• Interventions: the delivery of appropriate and prioritised interventions based on historical and physical assessment findings.
  • Diagnostics: the ordering, performing and reviewing of further investigations including pathology and diagnostic imaging.

Other elements within the HIRAID framework:

Reassess: The evaluation of care and monitoring of patient progress. Maintain a structured approach, repeat at appropriate intervals per condition of the patient.

Communicate: Verbal/non-verbal skills necessary to effectively communicate with patients, families and clinicians. Use structured approach for clinical handover; graded assertiveness to escalate if needed; accurate and comprehensive clinical documentation.

There are three significant outcomes associated with HIRAID determined using robust data collection and analyses.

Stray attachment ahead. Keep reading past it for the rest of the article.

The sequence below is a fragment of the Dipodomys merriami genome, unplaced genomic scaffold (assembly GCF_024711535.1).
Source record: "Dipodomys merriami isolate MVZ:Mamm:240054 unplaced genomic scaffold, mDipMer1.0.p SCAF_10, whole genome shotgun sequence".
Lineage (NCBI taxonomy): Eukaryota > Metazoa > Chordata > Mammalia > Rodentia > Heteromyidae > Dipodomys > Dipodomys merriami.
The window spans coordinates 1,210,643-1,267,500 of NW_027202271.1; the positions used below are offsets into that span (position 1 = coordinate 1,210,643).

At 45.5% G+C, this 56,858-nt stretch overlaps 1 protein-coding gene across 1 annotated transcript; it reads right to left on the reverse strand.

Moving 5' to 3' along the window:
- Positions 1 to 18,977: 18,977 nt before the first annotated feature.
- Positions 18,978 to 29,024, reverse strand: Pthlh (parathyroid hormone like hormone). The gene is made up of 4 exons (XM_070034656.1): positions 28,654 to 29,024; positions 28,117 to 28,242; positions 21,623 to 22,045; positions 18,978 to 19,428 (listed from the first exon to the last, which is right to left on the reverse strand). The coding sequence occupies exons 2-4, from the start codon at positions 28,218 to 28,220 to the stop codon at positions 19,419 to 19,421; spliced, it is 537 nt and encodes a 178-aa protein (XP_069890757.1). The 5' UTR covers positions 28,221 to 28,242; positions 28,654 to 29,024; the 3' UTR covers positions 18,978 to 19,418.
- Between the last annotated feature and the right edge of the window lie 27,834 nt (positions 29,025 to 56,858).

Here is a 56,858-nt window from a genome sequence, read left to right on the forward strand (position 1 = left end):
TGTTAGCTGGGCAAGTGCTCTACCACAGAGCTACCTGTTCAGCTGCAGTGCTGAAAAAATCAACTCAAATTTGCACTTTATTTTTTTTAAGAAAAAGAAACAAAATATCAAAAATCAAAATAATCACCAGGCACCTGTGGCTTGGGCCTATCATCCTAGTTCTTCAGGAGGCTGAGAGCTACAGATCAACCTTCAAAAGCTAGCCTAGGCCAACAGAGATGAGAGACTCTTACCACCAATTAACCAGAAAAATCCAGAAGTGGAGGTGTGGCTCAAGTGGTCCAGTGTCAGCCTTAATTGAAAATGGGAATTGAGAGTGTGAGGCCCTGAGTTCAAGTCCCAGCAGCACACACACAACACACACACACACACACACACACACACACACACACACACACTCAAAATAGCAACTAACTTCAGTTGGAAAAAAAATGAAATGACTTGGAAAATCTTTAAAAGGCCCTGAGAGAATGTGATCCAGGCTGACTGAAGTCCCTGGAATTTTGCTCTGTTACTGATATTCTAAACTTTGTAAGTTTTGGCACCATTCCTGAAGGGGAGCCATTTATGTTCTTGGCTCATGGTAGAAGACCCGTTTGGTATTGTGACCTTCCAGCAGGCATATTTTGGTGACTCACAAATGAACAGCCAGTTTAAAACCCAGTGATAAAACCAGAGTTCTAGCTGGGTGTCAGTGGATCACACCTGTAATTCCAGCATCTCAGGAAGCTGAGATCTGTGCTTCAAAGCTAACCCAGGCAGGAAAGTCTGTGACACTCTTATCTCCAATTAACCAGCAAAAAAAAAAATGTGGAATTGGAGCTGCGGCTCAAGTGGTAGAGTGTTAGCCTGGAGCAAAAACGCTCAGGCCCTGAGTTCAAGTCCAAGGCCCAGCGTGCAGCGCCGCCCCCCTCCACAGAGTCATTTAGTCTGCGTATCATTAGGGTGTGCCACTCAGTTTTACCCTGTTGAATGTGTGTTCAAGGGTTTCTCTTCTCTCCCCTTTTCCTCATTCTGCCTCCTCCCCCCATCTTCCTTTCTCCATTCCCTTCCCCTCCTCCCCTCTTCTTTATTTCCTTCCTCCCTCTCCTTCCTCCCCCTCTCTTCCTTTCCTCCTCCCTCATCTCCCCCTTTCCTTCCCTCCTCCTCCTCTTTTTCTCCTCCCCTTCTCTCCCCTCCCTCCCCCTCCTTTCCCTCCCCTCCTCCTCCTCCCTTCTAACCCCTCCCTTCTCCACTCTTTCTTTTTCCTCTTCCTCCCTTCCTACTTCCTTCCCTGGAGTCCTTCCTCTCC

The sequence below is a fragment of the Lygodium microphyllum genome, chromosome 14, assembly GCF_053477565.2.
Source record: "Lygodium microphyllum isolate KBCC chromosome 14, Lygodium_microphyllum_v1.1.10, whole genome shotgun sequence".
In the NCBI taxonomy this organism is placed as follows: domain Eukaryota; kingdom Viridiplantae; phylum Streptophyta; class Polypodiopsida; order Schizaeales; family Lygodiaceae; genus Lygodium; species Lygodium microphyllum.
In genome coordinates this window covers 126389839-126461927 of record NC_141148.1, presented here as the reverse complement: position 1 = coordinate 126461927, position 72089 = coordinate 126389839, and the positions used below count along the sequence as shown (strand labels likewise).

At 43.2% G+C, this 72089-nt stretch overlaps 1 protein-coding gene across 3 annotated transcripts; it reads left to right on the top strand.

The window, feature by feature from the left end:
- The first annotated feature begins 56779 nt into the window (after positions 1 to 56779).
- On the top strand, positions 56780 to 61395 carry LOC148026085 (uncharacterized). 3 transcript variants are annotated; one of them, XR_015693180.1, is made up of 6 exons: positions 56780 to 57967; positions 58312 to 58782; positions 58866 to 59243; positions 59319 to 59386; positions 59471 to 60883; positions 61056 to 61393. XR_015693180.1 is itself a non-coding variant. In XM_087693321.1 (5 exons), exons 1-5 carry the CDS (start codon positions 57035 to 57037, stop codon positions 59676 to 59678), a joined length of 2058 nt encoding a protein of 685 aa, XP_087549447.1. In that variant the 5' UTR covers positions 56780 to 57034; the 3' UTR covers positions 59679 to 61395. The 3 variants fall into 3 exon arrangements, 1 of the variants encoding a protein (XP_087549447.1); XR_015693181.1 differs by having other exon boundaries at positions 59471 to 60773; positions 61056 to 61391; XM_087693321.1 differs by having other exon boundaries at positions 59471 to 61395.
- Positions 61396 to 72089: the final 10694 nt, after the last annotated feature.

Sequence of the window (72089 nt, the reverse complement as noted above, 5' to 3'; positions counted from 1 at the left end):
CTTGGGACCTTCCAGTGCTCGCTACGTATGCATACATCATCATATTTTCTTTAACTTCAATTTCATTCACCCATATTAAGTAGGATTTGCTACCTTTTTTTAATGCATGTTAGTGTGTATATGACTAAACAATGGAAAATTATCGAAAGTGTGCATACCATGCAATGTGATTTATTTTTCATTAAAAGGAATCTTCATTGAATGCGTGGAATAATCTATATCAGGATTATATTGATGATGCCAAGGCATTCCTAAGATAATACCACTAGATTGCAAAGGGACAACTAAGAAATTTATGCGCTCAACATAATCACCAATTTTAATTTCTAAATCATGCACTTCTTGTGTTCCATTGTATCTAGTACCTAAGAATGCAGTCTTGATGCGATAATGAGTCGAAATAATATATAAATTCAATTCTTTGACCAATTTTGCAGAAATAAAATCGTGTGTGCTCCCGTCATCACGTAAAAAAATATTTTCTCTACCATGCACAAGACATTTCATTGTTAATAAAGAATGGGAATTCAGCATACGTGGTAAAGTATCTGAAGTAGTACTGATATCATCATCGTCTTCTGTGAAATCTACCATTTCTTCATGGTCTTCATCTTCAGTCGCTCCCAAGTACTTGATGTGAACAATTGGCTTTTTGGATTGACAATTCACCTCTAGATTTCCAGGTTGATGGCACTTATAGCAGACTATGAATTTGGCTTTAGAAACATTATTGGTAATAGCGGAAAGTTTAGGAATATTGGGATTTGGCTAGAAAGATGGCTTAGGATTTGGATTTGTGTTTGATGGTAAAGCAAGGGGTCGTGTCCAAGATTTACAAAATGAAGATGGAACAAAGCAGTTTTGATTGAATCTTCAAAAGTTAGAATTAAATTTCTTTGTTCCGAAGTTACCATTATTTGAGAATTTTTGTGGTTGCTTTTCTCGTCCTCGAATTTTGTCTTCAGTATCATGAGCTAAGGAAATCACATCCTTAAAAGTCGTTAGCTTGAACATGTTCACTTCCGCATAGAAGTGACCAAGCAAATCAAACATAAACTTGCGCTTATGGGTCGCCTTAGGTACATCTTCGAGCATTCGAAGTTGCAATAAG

1. 50% reduction in patient deterioration associated with care delivered in the ED [27% to 13%].

This is despite 12,000 more ED presentations, a 6.3% higher admission rate and sicker patients in the HIRAID intervention period.

Per the well validated Human Factors Classification Framework for patient safety the use of HIRAID resulted in fewer treatment delays (28.28% vs 15.07%) and failure to escalate (20.20% vs 6.85%).

2. HIRAID equivalent savings exceed the costs of implementation.

The estimated preliminary savings to ISLHD (through less deterioration) was $1,914,252 with a payback period of 75 days. Conservative projections estimated a net benefit of $1,813,760 pa by 2022-23, even when controlling for LOS, diagnosis and age.